Who said that Haitians are unable to organize themselves under a common cause? This will always happen specially when their individual interests are at risk. That is the case with the newly created political structure called Collective of Elected Mayors. Headed by Jean Gabriel Fortune, the group that has been elected under this recent dubious election in Haiti is comprised of more than one hundred people. They also appear eager to enter in function and have proposed a date already for the run-off presidential election which is January 17, 2016, hoping that the next president will still be installed on February 7, 2016. This new Collective of Elected Mayors doesn't think the actual commission of evaluation should destabilize the current situation and make big waves with their findings.
The new Mayor elected in New York, Bill de Blasio, has assembled a total of 60 individuals to be part of his Transition group and one prominent Haitian-American is part of this team.
Haitian-American community leader Elsie Saint-Louis has been selected to be one of the advisors helping the incoming New York mayor craft his administration.
Elsie Saint Louis has been the Executive Director of Haitian-Americans United for Progress for many years. She has been very vocal in addressing the needs and concerns of the Haitian immigrant community in New York City over the years.
It is always good to ask questions and this particular questions is being discussed in many Haitian barber shops and parks where Haitians are gathered to play Dominos.
Just a quick history on the situation of North Miami Mayor Lucie Tondreau. Following her election as the new Mayor of North Miami this year, the election was contested by former mayor Kevin Burns, a former mayor himself but not of Haitian descent, on the ground that Lucie Tondreau did not meet residency requirement to run for office.
There is another level to the story. According to some of the supporters of Mayor Lucie Tondreau another former mayoral candidate, Dr. Smith Joseph, who happens to be Haitian-American, is also collaborating with the non Haitian-American Kevin Burns to remove Mayor Lucie Tondreau from office.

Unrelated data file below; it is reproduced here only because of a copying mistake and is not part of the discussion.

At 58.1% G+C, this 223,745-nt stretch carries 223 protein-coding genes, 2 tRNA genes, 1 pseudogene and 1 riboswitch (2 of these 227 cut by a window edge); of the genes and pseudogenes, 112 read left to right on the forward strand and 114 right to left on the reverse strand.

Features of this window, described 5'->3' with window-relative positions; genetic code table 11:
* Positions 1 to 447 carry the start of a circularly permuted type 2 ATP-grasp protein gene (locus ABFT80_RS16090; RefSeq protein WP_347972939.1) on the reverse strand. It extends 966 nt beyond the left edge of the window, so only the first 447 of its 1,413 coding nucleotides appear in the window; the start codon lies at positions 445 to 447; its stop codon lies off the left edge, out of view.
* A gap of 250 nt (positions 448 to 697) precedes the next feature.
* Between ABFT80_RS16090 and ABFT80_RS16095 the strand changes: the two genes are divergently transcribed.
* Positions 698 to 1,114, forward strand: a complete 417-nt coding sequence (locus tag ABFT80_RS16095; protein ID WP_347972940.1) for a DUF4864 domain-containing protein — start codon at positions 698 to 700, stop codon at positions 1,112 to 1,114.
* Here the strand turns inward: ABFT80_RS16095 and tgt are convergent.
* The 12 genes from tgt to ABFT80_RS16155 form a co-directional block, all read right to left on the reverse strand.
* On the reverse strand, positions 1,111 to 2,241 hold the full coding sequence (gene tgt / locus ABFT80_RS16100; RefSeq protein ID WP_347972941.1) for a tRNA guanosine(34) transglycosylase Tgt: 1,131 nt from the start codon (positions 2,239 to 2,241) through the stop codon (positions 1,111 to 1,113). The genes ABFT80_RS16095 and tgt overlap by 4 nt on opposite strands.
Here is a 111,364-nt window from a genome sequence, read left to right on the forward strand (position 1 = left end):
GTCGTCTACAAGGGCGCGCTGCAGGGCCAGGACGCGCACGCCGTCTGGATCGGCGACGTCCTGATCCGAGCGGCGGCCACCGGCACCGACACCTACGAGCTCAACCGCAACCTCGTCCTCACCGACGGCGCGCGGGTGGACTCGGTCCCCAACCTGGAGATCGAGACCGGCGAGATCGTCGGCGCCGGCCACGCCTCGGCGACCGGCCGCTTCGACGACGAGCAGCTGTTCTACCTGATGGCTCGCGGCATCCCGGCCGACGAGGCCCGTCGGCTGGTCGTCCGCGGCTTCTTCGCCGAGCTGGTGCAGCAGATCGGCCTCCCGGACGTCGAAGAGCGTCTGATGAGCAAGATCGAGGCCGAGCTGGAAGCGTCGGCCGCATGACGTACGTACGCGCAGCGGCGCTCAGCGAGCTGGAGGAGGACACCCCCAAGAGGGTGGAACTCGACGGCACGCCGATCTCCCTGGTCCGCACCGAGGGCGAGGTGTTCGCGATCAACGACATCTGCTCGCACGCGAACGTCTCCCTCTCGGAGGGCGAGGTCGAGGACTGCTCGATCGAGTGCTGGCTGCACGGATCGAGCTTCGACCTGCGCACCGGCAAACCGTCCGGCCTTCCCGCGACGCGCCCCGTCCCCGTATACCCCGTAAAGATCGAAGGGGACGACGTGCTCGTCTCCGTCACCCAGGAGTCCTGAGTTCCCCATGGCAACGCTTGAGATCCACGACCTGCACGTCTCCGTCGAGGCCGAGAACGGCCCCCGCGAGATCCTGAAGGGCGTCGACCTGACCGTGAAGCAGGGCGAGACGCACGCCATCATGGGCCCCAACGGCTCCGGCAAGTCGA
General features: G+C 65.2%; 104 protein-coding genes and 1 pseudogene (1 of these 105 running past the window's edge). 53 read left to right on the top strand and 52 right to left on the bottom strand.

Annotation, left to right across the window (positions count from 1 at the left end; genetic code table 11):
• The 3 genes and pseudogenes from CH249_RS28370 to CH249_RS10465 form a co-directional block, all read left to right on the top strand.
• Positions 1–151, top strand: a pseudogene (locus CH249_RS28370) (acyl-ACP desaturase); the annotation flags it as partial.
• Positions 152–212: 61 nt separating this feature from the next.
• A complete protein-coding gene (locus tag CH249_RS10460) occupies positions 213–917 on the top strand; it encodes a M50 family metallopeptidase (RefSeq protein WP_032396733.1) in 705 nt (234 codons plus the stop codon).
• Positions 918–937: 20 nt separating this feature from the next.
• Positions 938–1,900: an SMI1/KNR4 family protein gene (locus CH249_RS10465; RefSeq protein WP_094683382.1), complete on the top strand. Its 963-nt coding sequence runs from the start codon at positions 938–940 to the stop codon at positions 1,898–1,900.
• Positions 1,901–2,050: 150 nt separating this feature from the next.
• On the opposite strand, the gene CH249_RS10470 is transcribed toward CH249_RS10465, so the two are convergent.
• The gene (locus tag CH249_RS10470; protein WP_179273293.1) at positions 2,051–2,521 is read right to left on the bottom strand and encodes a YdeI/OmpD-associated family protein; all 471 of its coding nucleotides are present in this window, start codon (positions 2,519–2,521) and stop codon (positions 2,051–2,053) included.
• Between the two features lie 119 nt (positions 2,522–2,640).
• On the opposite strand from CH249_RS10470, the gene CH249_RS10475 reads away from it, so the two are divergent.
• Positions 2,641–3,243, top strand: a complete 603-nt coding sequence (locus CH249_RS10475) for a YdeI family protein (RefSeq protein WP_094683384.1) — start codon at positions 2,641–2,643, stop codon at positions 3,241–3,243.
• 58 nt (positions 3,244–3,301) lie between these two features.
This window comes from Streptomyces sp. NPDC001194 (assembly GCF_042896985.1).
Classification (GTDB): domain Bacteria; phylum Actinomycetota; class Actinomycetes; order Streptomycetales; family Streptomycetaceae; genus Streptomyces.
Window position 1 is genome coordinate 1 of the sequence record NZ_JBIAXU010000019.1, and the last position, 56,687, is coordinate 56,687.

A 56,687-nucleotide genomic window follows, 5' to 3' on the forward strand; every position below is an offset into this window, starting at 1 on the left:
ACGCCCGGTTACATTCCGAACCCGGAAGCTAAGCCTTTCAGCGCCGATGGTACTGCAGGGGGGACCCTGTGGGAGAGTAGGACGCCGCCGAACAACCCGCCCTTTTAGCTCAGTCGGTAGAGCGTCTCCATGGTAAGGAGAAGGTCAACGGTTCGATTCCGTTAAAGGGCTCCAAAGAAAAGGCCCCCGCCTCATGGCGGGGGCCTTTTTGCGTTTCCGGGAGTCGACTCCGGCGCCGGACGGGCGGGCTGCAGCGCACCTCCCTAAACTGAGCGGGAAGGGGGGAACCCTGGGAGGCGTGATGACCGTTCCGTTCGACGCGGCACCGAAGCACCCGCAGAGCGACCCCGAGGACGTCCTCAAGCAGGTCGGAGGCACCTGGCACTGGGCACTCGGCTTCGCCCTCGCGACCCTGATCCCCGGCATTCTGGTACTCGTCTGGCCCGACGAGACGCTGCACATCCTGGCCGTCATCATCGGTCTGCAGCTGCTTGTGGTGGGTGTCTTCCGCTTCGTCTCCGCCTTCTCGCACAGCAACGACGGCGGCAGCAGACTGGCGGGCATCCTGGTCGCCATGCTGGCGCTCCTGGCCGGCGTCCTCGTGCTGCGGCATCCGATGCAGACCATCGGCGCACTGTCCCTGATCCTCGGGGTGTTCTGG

North Miami Police Chief Marc Elias traveled seven times in Haiti since April 2012. He charged the city each time for a total of $14,000. His travel expenses were paid from city's Law Enforcement Trust Fund which was created out of the money seized from criminals and which was meant to be spend on training, public education, equipment or crime prevention. However, as per the statement of City Manager Stephen Johnson, Elias' most recent trip in August did not have enough documents entitling him reimbursement.
While Lucie Tondreau, the Mayor of North Miami, was in Haiti on a private vacation, Marc Elias, as per his revelation, accompanied him by flying in business class to ensure the mayor's safety. The other purposes of his trips as per his disclosure were, meeting Haitian police staff in a program under strengthening the Haitian Police force, attending eighteenth anniversary celebration for Haitian police force and a swearing-in ceremony for Haiti's national police chief.
For the third time in a matter of six months, the office of North Miami Mayor, Haitian born Lucie Tondreau, has been searched for evidence that would link her to fraudulent absentee-ballot requests suspected to have been submitted by her campaign earlier this year.
While Mayor Lucie Tondreau denies any involvement in such a scheme, Miami Beach police and prosecutors from the Miami-Dade area affirm that the IP address used to submit the online requests has been traced back to Tondreau and Associates, the mayor's North Miami public affairs consulting company. From the search was uncovered the identities of more than fifty people whose information was used for the requests, which were submitted for the mayoral runoff in June as well as for the first round of municipal elections a month before. These ballots were not mailed as, due to their dubious origins, they were flagged as wary.